Poor Sleep is a Safety Hazard. Here’s Why.

poor sleep in the workplace leads to accidents

Join us in recognizing National Sleep Awareness Week, March 14-20, 2021.

Snuggle up and catch all the Zzzs. You owe it to yourself to get those extra hours you need.

Created by the National Sleep Foundation, National Sleep Awareness Week promotes better sleep as a way to increase overall health and well-being. Founded in 2008, this annual event begins at the start of Daylight Saving Time, when most of us lose an hour of sleep. According to the National Sleep Foundation, 45 percent of Americans report that poor and insufficient sleep affects their daily activities.

Loss of sleep -- a safety hazard?

Loss of sleep is recognized as a public safety hazard when it comes to driving and operating a vehicle. Drowsiness slows reaction time as much as driving drunk. The National Highway Traffic Safety Administration estimates that fatigue is a cause in 100,000 auto crashes and 1,550 crash-related deaths a year in the U.S.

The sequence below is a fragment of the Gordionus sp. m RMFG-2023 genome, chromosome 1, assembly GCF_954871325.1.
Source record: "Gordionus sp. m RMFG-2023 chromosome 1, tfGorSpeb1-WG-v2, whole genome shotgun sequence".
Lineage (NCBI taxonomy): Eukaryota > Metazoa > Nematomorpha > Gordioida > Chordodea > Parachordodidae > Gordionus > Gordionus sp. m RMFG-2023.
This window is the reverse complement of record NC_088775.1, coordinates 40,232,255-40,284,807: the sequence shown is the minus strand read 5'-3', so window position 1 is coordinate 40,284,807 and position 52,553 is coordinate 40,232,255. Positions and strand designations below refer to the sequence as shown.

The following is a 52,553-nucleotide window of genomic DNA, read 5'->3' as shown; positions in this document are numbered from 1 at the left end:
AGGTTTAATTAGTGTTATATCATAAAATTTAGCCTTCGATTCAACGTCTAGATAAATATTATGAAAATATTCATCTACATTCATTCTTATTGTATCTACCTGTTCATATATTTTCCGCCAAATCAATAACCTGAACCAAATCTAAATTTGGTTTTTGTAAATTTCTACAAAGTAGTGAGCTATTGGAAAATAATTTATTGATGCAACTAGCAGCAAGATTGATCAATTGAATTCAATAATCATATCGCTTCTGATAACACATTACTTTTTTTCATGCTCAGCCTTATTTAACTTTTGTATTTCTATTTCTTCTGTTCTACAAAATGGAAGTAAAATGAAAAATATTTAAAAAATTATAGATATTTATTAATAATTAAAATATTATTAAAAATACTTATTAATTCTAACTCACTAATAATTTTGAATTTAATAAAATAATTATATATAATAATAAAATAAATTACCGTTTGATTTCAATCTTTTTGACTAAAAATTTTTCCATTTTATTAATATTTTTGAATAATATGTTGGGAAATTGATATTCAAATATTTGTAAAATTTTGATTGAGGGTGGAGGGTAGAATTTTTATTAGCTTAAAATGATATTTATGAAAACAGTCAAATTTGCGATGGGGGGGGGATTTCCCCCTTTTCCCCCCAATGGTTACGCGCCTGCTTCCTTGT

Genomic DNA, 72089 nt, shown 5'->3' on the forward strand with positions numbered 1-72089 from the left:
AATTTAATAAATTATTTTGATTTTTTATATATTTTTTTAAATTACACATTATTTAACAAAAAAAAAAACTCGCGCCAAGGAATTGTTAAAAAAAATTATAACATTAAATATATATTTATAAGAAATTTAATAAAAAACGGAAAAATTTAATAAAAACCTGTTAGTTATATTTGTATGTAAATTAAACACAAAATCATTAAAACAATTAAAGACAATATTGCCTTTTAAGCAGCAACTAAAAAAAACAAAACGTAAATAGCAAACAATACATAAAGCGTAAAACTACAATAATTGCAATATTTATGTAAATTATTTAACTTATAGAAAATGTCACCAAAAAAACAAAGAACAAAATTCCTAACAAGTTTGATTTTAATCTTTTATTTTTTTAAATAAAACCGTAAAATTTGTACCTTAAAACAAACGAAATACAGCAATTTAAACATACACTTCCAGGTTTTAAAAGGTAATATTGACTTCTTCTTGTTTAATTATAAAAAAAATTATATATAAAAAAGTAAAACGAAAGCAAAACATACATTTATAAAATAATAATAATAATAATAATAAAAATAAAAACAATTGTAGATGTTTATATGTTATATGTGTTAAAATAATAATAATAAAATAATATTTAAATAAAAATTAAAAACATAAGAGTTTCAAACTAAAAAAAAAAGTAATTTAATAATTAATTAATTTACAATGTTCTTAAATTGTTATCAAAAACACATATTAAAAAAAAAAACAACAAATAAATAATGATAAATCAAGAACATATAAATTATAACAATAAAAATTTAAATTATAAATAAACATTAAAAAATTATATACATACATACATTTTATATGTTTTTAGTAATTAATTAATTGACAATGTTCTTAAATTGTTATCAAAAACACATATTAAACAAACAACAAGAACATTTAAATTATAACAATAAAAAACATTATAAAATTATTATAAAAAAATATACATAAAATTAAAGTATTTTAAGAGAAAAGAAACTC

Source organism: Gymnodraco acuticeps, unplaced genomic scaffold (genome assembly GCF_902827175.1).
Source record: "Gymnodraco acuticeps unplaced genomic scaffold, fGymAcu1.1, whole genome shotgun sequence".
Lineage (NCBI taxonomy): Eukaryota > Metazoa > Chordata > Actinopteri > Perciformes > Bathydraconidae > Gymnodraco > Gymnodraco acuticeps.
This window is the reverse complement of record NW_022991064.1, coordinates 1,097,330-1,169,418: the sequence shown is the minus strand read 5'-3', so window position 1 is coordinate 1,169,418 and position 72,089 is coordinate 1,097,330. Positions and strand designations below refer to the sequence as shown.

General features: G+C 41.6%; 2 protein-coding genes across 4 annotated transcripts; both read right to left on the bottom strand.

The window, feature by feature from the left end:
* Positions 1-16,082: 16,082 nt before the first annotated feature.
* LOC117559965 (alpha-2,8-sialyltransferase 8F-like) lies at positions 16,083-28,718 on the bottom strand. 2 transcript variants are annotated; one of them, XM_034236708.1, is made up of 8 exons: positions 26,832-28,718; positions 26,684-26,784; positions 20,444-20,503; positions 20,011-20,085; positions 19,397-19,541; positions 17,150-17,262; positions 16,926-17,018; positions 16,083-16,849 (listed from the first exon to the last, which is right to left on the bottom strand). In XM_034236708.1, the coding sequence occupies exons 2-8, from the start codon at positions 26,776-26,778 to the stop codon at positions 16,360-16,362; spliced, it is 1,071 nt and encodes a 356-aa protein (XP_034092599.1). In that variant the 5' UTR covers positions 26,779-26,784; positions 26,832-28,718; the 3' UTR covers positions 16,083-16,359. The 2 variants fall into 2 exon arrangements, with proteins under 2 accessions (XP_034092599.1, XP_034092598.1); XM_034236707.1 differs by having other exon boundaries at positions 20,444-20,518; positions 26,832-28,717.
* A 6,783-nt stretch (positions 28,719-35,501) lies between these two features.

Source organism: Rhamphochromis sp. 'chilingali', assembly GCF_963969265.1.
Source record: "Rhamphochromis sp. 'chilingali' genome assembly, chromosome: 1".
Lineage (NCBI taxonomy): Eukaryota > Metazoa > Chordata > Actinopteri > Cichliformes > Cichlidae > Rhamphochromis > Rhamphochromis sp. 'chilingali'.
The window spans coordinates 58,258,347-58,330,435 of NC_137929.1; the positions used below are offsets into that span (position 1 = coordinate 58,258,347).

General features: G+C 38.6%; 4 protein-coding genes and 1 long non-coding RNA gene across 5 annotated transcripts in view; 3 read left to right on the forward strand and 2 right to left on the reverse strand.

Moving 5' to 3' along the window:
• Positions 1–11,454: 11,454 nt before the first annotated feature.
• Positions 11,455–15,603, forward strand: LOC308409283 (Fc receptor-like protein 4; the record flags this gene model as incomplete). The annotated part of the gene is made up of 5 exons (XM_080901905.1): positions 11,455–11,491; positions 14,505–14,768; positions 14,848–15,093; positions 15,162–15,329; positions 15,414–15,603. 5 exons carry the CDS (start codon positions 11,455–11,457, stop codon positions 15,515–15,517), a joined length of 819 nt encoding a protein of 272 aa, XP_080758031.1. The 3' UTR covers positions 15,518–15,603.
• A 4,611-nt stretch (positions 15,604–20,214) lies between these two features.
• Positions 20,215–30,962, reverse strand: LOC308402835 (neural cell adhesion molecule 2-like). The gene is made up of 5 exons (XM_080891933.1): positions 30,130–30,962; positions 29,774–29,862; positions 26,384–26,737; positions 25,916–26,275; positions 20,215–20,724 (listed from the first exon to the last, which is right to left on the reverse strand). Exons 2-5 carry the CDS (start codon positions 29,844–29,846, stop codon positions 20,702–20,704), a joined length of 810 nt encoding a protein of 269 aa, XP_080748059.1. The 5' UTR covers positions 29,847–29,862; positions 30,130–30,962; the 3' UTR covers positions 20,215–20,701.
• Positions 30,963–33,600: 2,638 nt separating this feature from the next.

Studies show that sleep loss and poor-quality sleep also lead to accidents and injuries on the job. In one study, workers who complained about excessive daytime sleepiness had significantly more work accidents, in particular repeated work accidents. Lack of sleep can impair your alertness, attention, concentration, ability to solve problems, and makes it more difficult to focus and retain information.

Now that you know just how crucial it is that you prioritize sleep, here’s how you can help yourself and others during National Sleep Awareness Week.

Spread the word

Participate and spread awareness on your social media accounts by using the hashtag #SleepAwarenessWeek. You could start by sharing this article!

Get some rest

Set aside time to treat yourself to some much-deserved sleep. If you struggle to sleep due to snoring (or sleep with a snorer), check out our products to get you some shut-eye.

Practice Healthy Sleeping Habits

There are many ways to improve your sleep. Little things, like changing your sheets more frequently, moving your bedtime earlier, or even eating earlier, all make a big difference.

READ MORE: Set healthy sleep habits. Read “How to Set (& Keep) a Healthy Sleep Resolution.”